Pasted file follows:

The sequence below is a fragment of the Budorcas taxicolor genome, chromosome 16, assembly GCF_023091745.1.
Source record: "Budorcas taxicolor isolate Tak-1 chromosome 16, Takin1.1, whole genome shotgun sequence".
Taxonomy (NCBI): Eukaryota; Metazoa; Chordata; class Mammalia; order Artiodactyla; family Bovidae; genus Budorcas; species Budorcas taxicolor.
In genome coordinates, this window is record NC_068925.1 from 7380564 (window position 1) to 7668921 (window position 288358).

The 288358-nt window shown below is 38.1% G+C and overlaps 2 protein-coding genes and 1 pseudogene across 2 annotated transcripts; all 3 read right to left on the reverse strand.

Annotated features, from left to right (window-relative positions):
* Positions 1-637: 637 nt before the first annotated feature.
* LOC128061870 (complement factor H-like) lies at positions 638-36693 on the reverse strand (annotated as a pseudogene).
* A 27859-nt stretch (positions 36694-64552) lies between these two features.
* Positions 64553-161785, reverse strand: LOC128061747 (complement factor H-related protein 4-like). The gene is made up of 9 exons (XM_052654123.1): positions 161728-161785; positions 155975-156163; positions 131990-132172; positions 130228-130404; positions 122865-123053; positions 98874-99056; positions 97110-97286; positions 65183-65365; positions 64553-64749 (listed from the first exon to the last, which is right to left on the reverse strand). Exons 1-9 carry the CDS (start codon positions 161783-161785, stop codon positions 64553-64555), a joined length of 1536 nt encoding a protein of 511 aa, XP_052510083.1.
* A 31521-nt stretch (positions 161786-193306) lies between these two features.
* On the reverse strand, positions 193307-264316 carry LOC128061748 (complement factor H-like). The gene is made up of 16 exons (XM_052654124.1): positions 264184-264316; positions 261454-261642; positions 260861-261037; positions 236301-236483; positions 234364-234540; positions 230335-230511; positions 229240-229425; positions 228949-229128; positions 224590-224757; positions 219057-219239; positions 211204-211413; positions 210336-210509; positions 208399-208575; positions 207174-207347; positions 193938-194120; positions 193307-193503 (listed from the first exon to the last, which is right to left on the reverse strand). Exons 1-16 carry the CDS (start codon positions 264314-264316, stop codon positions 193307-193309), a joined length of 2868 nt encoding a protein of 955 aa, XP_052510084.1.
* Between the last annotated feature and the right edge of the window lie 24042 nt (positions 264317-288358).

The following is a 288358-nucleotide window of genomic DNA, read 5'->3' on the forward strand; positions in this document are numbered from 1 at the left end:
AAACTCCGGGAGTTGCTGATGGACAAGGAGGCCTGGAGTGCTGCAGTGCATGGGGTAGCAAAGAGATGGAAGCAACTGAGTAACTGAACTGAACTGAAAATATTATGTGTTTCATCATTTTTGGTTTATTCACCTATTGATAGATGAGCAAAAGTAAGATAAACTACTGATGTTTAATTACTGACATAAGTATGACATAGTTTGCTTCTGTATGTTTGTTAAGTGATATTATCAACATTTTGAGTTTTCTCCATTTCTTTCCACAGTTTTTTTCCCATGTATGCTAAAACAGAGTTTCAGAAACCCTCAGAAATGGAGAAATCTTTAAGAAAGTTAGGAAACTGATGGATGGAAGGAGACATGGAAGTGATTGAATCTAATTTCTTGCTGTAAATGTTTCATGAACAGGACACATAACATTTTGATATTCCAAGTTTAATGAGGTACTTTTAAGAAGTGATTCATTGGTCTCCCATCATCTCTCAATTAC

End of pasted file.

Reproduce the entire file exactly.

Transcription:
The sequence below is a fragment of the Budorcas taxicolor genome, chromosome 16, assembly GCF_023091745.1.
Source record: "Budorcas taxicolor isolate Tak-1 chromosome 16, Takin1.1, whole genome shotgun sequence".
Taxonomy (NCBI): Eukaryota; Metazoa; Chordata; class Mammalia; order Artiodactyla; family Bovidae; genus Budorcas; species Budorcas taxicolor.
In genome coordinates, this window is record NC_068925.1 from 7380564 (window position 1) to 7668921 (window position 288358).

The 288358-nt window shown below is 38.1% G+C and overlaps 2 protein-coding genes and 1 pseudogene across 2 annotated transcripts; all 3 read right to left on the reverse strand.

Annotated features, from left to right (window-relative positions):
* Positions 1-637: 637 nt before the first annotated feature.
* LOC128061870 (complement factor H-like) lies at positions 638-36693 on the reverse strand (annotated as a pseudogene).
* A 27859-nt stretch (positions 36694-64552) lies between these two features.
* Positions 64553-161785, reverse strand: LOC128061747 (complement factor H-related protein 4-like). The gene is made up of 9 exons (XM_052654123.1): positions 161728-161785; positions 155975-156163; positions 131990-132172; positions 130228-130404; positions 122865-123053; positions 98874-99056; positions 97110-97286; positions 65183-65365; positions 64553-64749 (listed from the first exon to the last, which is right to left on the reverse strand). Exons 1-9 carry the CDS (start codon positions 161783-161785, stop codon positions 64553-64555), a joined length of 1536 nt encoding a protein of 511 aa, XP_052510083.1.
* A 31521-nt stretch (positions 161786-193306) lies between these two features.
* On the reverse strand, positions 193307-264316 carry LOC128061748 (complement factor H-like). The gene is made up of 16 exons (XM_052654124.1): positions 264184-264316; positions 261454-261642; positions 260861-261037; positions 236301-236483; positions 234364-234540; positions 230335-230511; positions 229240-229425; positions 228949-229128; positions 224590-224757; positions 219057-219239; positions 211204-211413; positions 210336-210509; positions 208399-208575; positions 207174-207347; positions 193938-194120; positions 193307-193503 (listed from the first exon to the last, which is right to left on the reverse strand). Exons 1-16 carry the CDS (start codon positions 264314-264316, stop codon positions 193307-193309), a joined length of 2868 nt encoding a protein of 955 aa, XP_052510084.1.
* Between the last annotated feature and the right edge of the window lie 24042 nt (positions 264317-288358).

The following is a 288358-nucleotide window of genomic DNA, read 5'->3' on the forward strand; positions in this document are numbered from 1 at the left end:
AAACTCCGGGAGTTGCTGATGGACAAGGAGGCCTGGAGTGCTGCAGTGCATGGGGTAGCAAAGAGATGGAAGCAACTGAGTAACTGAACTGAACTGAAAATATTATGTGTTTCATCATTTTTGGTTTATTCACCTATTGATAGATGAGCAAAAGTAAGATAAACTACTGATGTTTAATTACTGACATAAGTATGACATAGTTTGCTTCTGTATGTTTGTTAAGTGATATTATCAACATTTTGAGTTTTCTCCATTTCTTTCCACAGTTTTTTTCCCATGTATGCTAAAACAGAGTTTCAGAAACCCTCAGAAATGGAGAAATCTTTAAGAAAGTTAGGAAACTGATGGATGGAAGGAGACATGGAAGTGATTGAATCTAATTTCTTGCTGTAAATGTTTCATGAACAGGACACATAACATTTTGATATTCCAAGTTTAATGAGGTACTTTTAAGAAGTGATTCATTGGTCTCCCATCATCTCTCAATTAC